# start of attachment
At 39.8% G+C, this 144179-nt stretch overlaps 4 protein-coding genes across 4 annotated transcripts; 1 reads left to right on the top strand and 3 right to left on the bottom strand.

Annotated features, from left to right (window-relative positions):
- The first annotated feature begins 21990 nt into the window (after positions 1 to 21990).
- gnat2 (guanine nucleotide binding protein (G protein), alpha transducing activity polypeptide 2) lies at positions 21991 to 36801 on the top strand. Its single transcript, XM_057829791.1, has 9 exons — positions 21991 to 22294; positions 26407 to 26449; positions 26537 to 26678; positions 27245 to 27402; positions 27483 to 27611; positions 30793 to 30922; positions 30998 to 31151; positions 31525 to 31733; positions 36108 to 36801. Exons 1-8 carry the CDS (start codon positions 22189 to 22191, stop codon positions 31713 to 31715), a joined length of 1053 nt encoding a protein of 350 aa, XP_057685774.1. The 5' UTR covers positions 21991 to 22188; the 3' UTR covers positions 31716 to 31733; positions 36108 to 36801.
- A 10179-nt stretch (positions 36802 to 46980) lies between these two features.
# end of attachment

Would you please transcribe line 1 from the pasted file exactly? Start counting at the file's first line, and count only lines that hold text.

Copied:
At 39.8% G+C, this 144179-nt stretch overlaps 4 protein-coding genes across 4 annotated transcripts; 1 reads left to right on the top strand and 3 right to left on the bottom strand.